Important

   

Starting version 8.9.03, BMC Network Automation is renamed to TrueSight Network Automation. This space contains information about BMC Network Automation 8.9.02 and previous versions. For TrueSight Network Automation 8.9.03 and later releases, see the TrueSight Network Automation documentation.

Troubleshooting configuration snapshot failures

Observe the following guidelines when using the File Transfer Protocol (FTP), Trivial FTP (TFTP), or Secure Copy (SCP) file transfer mode:

  • Ensure that all firewalls between the BMC Network Automation local and remote device agents and the managed devices are not blocking file transfer service application ports (TFTP, FTP, or SCP). Ensure any host-based firewall (such as a Windows firewall) is not blocking such traffic. BMC Network Automation initiates file transfer from the device for Snapshot and Deploy actions, so the device acts as the client side in the socket connection. To unblock ports in the Windows firewall on the BMC Network Automation server, see Unblocking ports.
  • Ensure that the appropriate file transfer service (TFTP, FTP, or SCP) is running on the local or remote device agent according to Verifying the installation. For Windows, BMC Network Automation automatically installs and starts a TFTP server, but the FTP and SCP services must be installed and started separately. If you defined your device agent to use a proxy file server and have enabled TFTP, the SFTP service must be running on the proxy.
  • Verify directory permissions for TFTP on Linux. For TFTP to work, the directory permissions usually need to be set to read, write, and execute for all (that is, 777).
  • Verify that the FTP service is configured to allow files to be written; many Linux installations by default do not allow writes. For example, check that write_enable=YES for vsftpd, a common FTP server.
  • When using the FTP or SCP service, ensure that the following options under Admin > Network Admin > Device Agents for the Device Agent configured for the device are selected:
    • Enable FTP Transfer Mode
    • Enable SCP Transfer Mode
  • When using the FTP or SCP service, verify the username and password defined in the device agent. The username refers to a user recognized by the FTP or SCP server program running in the device agent platform. Test the username and password by manually running FTP or SCP requests to the server from a Windows or Linux host.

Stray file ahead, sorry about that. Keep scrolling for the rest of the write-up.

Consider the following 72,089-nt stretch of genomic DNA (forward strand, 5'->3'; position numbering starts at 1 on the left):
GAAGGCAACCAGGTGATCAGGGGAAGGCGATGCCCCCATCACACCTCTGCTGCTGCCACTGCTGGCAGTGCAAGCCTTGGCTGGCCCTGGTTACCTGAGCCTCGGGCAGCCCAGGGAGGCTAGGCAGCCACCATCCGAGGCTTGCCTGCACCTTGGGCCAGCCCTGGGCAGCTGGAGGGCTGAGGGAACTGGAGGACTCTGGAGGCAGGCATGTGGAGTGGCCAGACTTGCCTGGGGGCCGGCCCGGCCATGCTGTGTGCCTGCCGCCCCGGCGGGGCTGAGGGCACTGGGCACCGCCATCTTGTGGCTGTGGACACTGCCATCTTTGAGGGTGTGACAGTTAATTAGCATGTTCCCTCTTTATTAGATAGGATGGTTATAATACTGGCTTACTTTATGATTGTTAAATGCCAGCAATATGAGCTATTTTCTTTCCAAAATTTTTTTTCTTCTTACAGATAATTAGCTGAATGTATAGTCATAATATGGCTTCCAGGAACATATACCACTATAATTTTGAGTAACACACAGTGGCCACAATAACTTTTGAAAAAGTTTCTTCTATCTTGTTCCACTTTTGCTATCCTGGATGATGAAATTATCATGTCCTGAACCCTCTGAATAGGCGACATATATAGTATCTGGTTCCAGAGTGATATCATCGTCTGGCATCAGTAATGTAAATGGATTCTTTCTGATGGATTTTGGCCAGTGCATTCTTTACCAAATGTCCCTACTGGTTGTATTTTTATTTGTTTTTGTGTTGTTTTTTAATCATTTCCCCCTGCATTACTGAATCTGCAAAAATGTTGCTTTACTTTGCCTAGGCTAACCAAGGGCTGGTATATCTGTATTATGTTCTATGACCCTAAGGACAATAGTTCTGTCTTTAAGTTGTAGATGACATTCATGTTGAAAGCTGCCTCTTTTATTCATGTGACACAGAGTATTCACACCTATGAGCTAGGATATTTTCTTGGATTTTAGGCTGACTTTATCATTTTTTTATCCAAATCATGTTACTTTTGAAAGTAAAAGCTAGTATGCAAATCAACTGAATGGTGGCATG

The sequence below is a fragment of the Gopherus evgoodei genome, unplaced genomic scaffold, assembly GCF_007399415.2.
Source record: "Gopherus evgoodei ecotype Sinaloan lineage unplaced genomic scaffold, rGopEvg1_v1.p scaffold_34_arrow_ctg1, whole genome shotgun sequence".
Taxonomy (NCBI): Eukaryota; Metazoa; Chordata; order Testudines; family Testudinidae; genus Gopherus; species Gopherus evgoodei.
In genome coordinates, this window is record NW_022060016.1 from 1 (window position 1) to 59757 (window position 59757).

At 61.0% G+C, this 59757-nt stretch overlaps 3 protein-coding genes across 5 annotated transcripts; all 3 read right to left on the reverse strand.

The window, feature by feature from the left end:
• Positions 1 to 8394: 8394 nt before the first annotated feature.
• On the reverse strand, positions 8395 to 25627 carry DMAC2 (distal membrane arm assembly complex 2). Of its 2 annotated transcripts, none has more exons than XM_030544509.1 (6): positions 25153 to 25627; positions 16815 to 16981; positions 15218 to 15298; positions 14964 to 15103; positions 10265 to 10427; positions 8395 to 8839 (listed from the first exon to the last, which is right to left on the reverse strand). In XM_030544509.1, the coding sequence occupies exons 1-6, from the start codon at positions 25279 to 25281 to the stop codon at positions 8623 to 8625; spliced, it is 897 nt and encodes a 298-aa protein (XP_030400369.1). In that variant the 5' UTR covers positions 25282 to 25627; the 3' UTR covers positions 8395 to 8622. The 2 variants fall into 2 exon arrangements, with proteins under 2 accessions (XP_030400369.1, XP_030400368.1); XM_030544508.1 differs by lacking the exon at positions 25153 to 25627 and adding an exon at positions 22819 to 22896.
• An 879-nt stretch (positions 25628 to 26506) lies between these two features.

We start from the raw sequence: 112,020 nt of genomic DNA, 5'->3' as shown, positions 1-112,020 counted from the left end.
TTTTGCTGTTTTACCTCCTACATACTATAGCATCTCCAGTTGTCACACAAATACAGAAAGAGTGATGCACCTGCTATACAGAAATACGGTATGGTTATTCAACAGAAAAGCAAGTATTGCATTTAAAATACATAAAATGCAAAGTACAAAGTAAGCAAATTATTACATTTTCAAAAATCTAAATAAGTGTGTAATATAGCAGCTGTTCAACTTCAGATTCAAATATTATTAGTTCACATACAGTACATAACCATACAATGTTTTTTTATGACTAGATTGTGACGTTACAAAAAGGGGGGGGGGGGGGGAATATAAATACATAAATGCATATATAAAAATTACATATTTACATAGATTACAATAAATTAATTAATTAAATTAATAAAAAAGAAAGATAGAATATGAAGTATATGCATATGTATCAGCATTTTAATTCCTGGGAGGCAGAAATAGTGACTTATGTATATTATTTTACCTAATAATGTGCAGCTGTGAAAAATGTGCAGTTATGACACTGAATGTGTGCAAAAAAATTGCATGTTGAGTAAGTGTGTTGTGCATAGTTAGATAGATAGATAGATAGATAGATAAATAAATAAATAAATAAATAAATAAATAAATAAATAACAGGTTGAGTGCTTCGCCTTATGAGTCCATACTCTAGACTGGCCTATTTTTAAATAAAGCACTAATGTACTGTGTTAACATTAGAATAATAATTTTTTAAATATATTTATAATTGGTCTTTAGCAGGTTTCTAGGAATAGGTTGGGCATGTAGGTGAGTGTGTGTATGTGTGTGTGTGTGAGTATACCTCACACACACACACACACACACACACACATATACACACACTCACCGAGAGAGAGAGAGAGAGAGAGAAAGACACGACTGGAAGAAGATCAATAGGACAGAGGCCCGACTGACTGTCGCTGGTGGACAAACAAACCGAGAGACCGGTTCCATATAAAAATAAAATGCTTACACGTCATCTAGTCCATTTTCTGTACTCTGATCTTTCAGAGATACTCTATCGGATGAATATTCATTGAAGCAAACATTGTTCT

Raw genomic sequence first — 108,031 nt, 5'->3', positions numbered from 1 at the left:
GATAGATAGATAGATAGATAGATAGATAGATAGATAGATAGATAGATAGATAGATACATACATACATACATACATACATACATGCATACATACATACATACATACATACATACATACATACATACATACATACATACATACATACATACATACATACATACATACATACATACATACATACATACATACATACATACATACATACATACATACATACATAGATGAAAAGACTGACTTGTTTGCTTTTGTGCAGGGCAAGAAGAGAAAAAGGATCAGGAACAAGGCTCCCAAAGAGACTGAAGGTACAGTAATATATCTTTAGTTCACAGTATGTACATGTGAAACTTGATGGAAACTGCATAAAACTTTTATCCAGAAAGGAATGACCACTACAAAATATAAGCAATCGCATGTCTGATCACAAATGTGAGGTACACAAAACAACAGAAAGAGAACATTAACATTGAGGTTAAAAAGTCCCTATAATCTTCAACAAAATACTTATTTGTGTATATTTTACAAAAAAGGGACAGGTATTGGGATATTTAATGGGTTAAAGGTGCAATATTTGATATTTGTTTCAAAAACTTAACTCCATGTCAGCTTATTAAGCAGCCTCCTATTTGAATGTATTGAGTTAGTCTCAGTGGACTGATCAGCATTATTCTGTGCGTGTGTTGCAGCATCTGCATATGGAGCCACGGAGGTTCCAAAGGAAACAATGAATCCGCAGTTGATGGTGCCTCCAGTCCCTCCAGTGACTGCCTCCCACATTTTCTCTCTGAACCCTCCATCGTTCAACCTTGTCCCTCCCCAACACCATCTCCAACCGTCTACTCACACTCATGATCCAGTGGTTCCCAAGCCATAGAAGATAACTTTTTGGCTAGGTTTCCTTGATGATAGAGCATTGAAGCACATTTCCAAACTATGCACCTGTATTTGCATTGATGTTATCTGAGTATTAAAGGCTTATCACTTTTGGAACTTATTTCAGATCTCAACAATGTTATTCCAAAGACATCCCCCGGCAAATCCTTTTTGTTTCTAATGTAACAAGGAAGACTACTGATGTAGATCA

• Manually attempt the configuration file transfer from the device. Refer to the BMC Network Automation job transcript to view the commands that BMC Network Automation executes. Following is an example of a Snapshot action using TFTP on a Cisco IOS router:
    1. Telnet to the device (router).
    2. Log on and go into enable mode.
    3. Type copy running-config tftp
    4. When prompted for the address of the remote host, enter the BMC Network Automation device agent IP address, as seen in the transcript.
    5. When prompted for the destination file name, type temp.tmp.
      Note that many TFTP servers require the file to exist before a remote client can send it in, so create the file first and ensure that it is writable by all.
  • If the preceding test fails, the BMC Network Automation device agent might be behind a Network Address Translation (NAT) server. Find the IP address that the router uses to address the device agent. Edit the device record's NAT Address field by entering the device-facing address of the device agent. You might instead need to specify the Agent IPv4 Address or Agent IPv6 Address fields in the device agent, which provide a global value for the device-facing addresses for these protocols for all devices associated with the agent.
  • If the file transfer fails with a timeout error, you might need to increase the Timeout for Script File Transfers or the Timeout for Image File Transfers system parameter. Go to Admin > System Admin > System Parameters and review those settings, depending on what type of file you were transferring. For large operating system image files, you might want to consider using a remote file server physically located closer to your devices to reduce traffic load on your WAN and thus reduce file transfer times.

Note

While using the Tunneled file transfer mode, you perform configuration snapshot by capturing the output of show type commands, for example, show running-configuration. You make configuration changes by batching CLI commands to the device.

You can also view this information on BMC Communities and on the BMC Support site.

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